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NAX33812 - MURAKAMI, H.: Hard-boiled Wonderland and the End of the World (Unabridged)

Haruki Murakami (b. 1949)
Hard-boiled Wonderland and the End of the World


Reading a novel by Haruki Murakami is like hearing the music for Noh theatre played by Charlie Parker or Thelonious Monk. It manages to be at once deeply rooted in Japan yet imbued with an Americanised universality which places it in the realms of jazz, rock and pop, TV shows, fast food and film noir detectives. This novel even has Hard-boiled in the title. This, of course, is no accident, and it indicates how profoundly Murakami is allied with Western culture. As does the use of the word Wonderland: in the author’s world, middle-ranking, anonymous and always unnamed office-workers almost always fall down metaphorical rabbit-holes into a bizarre, absurd netherland where the increasingly implausible swiftly becomes the banal reality.

It is not that surprising to see Japanese writers exploring the nature of Japan’s relationship with the rest of the world, but Murakami stands out for several reasons. Primary among them is his tackling of the matter with such openness and directness. When his work was first published, the prevailing ultra-conservatism of Japan’s arts world made him an outsider and a radical; he was considered too accessible to be a serious writer. This was in part because his central characters were fans of Western music, art, literature and pop culture. What’s more, these interests weren’t just discussed in academic terms—they were actively embraced, enjoyed, and used as reference points for their emotions. And his characters did all this while preparing endless rounds of traditional Japanese foods, in Japanese cities, doing slightly more than averagely interesting but nonetheless typical Japanese jobs before falling precipitately off the ‘normal’ cliff into a sea of alarming inexplicability—while still seeming to be in urban Japan.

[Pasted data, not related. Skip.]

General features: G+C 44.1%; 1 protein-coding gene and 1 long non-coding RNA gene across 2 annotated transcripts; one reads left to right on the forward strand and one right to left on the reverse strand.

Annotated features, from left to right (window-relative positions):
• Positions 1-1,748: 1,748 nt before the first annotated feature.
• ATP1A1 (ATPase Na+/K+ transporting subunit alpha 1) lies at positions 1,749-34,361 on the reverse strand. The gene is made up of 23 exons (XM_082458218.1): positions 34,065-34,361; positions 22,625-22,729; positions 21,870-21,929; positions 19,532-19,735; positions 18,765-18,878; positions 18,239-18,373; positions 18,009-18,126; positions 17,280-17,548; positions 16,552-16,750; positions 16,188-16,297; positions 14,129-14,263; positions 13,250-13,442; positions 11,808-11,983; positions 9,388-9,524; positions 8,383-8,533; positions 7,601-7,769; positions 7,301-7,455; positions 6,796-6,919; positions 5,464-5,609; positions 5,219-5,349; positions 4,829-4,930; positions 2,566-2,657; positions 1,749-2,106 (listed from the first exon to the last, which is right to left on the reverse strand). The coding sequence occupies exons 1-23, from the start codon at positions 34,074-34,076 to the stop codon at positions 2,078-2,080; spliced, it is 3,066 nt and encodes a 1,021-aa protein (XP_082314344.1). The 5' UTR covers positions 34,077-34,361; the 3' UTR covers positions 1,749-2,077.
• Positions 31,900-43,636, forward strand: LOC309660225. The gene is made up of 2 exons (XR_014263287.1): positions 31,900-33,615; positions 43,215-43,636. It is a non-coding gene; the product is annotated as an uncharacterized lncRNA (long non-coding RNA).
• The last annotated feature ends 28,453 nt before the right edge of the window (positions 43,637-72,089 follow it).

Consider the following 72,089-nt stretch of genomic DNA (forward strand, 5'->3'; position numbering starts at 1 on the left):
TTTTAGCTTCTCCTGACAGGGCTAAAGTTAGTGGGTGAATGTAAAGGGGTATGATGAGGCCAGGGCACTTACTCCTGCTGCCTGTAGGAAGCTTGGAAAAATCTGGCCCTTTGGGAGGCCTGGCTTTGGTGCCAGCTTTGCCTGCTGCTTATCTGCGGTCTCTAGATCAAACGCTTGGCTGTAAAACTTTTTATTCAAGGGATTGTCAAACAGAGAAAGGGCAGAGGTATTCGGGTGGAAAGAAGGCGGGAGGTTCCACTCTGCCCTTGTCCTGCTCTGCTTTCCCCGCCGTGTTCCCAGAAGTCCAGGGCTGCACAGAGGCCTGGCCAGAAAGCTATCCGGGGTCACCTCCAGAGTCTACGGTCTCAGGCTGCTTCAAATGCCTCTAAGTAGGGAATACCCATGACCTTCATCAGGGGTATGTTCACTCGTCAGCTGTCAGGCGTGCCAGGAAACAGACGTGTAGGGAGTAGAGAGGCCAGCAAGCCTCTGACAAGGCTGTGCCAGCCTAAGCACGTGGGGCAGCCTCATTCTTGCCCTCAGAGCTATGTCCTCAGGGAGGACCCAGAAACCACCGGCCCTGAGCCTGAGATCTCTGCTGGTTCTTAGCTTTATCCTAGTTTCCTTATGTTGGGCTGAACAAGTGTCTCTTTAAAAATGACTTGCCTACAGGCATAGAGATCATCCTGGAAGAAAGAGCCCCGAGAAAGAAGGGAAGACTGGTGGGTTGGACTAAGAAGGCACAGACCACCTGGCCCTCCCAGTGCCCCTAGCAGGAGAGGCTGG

Urban and suburban Japan is what Murakami knows best. Born in 1949 in Kyoto, much of his childhood was spent in Kobe. Both his parents were teachers of Japanese literature, but his own interests always pointed westward, from the core 19th-century English novels through to the works of Salinger, Carver and Capote, which he has since translated. Jazz became a passion, to such an extent that after university, where he studied film and theatre, he set up a jazz café called Peter Cat (he is also very fond of cats). Murakami always wanted to be a writer, but did not attempt to write until he had something approaching a revelation while watching a baseball match. His first two novels, published in 1979 and 1980, were cult hits, despite his own reservations about them (he was not sure he ever wanted them translated), but A Wild Sheep Chase, Hard-boiled Wonderland and the End of the World and Norwegian Wood made him into something of a cult himself—he became a huge star in Japan, and fled the attention to travel and then settle in America. He was also fleeing Japan the place, for his discomfort with and disdain for certain of the country’s obsessions (the salary-men’s servitude to the capitalist machine and the traditions) was powerful. His role as an outsider is crucial to his work, but this shifted dramatically after the Tokyo poison-gas attacks and the earthquake that destroyed kobe, both in 1999. He returned to his homeland and felt a new sympathy for the people and the place. He still lives there.